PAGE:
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Tuesday, July 23, 2024

Cracking the Enigma: AI’s Gunshot-Detection Accuracy Revealed

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In Short:

New York City’s comptroller found that only 13% of ShotSpotter system alerts were confirmed as gunfire. Champaign and Chicago canceled contracts with Flock Safety and SoundThinking. Study shows police respond faster but there is no reduction in gun-related crimes with gunshot sensors. NYC comptroller recommends NYPD not renew SoundThinking contract. San Jose will continue using Raven system despite low reporting rate to police. They hope it will help solve more crimes and reduce gun violence.

New York City Comptroller’s Audit Reveals Low Accuracy of ShotSpotter System

Recently, New York City’s comptroller released an audit report on the city’s ShotSpotter system, indicating that only 13 percent of the alerts generated by the system could be confirmed as gunfire over an eight-month period. The auditors criticized the lack of transparency from the NYPD regarding the accuracy of ShotSpotter, describing the department’s accountability measures as inadequate.

Contract Cancellations in Champaign and Chicago

Following the audit, Champaign and Chicago decided to cancel their contracts with Flock Safety and SoundThinking, respectively.

Accuracy of Raven System

Josh Thomas, senior vice president of policy and communications at Flock Safety, defended the Raven system, stating that it is over 90 percent accurate at detecting gunshots. He highlighted that Raven alerts officers to gun violence incidents they may not have been aware of otherwise.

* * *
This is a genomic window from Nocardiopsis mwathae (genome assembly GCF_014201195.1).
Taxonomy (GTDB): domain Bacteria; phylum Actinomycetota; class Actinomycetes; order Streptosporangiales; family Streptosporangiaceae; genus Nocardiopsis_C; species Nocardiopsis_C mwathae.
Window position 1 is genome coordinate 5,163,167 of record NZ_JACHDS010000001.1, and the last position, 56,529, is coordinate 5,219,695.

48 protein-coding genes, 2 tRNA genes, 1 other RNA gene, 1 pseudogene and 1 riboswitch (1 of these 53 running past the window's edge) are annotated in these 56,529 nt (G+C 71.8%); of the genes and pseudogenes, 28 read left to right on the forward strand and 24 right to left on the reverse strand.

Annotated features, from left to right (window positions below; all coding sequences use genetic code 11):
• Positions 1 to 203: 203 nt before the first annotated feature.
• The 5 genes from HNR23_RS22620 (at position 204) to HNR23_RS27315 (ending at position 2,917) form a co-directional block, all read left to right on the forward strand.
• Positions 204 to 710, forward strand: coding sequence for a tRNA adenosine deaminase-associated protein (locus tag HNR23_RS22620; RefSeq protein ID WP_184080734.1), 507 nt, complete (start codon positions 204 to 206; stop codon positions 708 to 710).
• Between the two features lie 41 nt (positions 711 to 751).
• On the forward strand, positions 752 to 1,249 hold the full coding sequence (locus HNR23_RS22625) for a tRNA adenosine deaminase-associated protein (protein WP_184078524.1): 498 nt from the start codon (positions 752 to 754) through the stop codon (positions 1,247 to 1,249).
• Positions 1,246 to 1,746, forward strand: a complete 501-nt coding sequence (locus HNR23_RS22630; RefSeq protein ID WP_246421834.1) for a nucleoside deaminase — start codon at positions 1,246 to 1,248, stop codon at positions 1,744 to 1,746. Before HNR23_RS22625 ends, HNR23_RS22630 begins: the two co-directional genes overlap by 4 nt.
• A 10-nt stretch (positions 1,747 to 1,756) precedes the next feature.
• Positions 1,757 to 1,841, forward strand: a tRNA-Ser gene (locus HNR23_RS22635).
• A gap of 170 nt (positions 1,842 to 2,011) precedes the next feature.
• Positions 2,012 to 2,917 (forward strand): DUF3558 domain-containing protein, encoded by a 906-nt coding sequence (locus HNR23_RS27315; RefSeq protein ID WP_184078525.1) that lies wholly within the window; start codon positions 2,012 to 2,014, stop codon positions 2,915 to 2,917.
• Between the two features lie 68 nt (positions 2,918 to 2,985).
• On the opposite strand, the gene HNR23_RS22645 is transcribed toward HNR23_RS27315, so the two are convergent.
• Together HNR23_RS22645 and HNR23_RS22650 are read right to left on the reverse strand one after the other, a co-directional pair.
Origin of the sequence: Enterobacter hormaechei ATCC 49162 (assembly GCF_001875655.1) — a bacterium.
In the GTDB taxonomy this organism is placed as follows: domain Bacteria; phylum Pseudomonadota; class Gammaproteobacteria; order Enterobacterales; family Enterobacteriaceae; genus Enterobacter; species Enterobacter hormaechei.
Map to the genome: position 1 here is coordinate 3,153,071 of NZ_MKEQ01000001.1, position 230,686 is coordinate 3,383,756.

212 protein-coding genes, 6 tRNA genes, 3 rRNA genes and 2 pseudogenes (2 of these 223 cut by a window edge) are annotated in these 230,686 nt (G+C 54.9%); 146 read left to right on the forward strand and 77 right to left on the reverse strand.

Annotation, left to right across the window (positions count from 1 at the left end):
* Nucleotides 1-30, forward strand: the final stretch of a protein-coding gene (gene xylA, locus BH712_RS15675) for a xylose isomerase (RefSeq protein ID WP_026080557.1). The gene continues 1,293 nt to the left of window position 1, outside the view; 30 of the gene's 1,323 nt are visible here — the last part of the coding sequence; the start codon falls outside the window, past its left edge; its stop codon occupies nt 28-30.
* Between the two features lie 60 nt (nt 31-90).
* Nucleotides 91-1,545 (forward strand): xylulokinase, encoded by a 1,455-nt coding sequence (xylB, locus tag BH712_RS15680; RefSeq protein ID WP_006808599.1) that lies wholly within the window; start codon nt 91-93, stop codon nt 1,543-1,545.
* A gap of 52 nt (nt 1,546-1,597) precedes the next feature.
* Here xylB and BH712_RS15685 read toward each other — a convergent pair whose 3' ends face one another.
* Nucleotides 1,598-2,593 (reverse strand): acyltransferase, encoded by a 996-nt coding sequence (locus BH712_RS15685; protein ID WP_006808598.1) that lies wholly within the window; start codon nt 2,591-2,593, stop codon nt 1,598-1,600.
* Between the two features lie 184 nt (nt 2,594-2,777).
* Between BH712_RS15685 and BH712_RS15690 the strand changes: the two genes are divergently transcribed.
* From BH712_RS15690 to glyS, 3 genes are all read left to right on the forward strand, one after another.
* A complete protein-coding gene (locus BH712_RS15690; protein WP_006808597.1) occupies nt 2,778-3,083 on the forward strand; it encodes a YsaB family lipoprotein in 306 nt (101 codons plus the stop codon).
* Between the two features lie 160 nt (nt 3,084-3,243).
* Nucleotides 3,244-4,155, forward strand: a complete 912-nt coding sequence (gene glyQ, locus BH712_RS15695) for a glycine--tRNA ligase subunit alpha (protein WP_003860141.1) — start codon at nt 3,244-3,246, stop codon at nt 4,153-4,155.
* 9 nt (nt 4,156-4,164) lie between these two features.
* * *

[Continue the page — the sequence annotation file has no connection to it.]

Studies on Gunshot Detection Systems

Research by Eric Piza from Northeastern University showed that police responded faster to shooting incidents when automated alerts were received from gunshot detection systems. However, there was no significant reduction in gun-related crimes in areas with gunshot sensors.

Recommendations and Responses

The New York City comptroller recommended against renewing the $22 million contract with SoundThinking without a comprehensive performance evaluation. Meanwhile, San Jose’s Digital Privacy Office suggested that improvements in accuracy were needed if the Raven system was to be continued.

Future Use of Gunshot Detection Technology

Despite the challenges highlighted in the audits and studies, police departments like SJPD remain committed to using gunshot detection technology. The aim is to leverage the technology for solving more crimes and increasing apprehension efforts to ultimately reduce gun violence.

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